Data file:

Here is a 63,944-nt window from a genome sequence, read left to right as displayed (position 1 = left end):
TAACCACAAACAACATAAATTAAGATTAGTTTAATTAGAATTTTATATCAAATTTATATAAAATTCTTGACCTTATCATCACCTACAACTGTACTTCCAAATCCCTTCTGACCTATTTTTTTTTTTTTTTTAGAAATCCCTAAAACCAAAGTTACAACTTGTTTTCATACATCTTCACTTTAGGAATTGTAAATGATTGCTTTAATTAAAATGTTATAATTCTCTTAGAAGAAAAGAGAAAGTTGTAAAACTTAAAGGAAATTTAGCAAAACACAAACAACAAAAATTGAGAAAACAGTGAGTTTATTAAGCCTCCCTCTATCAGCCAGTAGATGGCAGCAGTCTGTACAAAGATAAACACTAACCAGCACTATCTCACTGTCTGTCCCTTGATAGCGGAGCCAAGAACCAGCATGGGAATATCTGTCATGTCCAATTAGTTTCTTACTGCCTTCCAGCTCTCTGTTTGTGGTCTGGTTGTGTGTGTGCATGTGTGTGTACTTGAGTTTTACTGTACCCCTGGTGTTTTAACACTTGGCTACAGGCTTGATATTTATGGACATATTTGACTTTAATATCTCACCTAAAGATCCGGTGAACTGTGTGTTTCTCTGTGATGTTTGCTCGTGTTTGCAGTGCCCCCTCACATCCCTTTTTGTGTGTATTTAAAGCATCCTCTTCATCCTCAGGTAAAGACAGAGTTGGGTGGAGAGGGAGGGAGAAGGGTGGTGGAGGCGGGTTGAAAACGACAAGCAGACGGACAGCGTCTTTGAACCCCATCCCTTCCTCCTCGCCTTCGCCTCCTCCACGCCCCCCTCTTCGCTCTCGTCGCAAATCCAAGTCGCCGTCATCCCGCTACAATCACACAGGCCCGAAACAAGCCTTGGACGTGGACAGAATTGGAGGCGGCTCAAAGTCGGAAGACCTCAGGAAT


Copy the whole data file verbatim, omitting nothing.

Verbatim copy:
Here is a 63,944-nt window from a genome sequence, read left to right as displayed (position 1 = left end):
TAACCACAAACAACATAAATTAAGATTAGTTTAATTAGAATTTTATATCAAATTTATATAAAATTCTTGACCTTATCATCACCTACAACTGTACTTCCAAATCCCTTCTGACCTATTTTTTTTTTTTTTTTAGAAATCCCTAAAACCAAAGTTACAACTTGTTTTCATACATCTTCACTTTAGGAATTGTAAATGATTGCTTTAATTAAAATGTTATAATTCTCTTAGAAGAAAAGAGAAAGTTGTAAAACTTAAAGGAAATTTAGCAAAACACAAACAACAAAAATTGAGAAAACAGTGAGTTTATTAAGCCTCCCTCTATCAGCCAGTAGATGGCAGCAGTCTGTACAAAGATAAACACTAACCAGCACTATCTCACTGTCTGTCCCTTGATAGCGGAGCCAAGAACCAGCATGGGAATATCTGTCATGTCCAATTAGTTTCTTACTGCCTTCCAGCTCTCTGTTTGTGGTCTGGTTGTGTGTGTGCATGTGTGTGTACTTGAGTTTTACTGTACCCCTGGTGTTTTAACACTTGGCTACAGGCTTGATATTTATGGACATATTTGACTTTAATATCTCACCTAAAGATCCGGTGAACTGTGTGTTTCTCTGTGATGTTTGCTCGTGTTTGCAGTGCCCCCTCACATCCCTTTTTGTGTGTATTTAAAGCATCCTCTTCATCCTCAGGTAAAGACAGAGTTGGGTGGAGAGGGAGGGAGAAGGGTGGTGGAGGCGGGTTGAAAACGACAAGCAGACGGACAGCGTCTTTGAACCCCATCCCTTCCTCCTCGCCTTCGCCTCCTCCACGCCCCCCTCTTCGCTCTCGTCGCAAATCCAAGTCGCCGTCATCCCGCTACAATCACACAGGCCCGAAACAAGCCTTGGACGTGGACAGAATTGGAGGCGGCTCAAAGTCGGAAGACCTCAGGAAT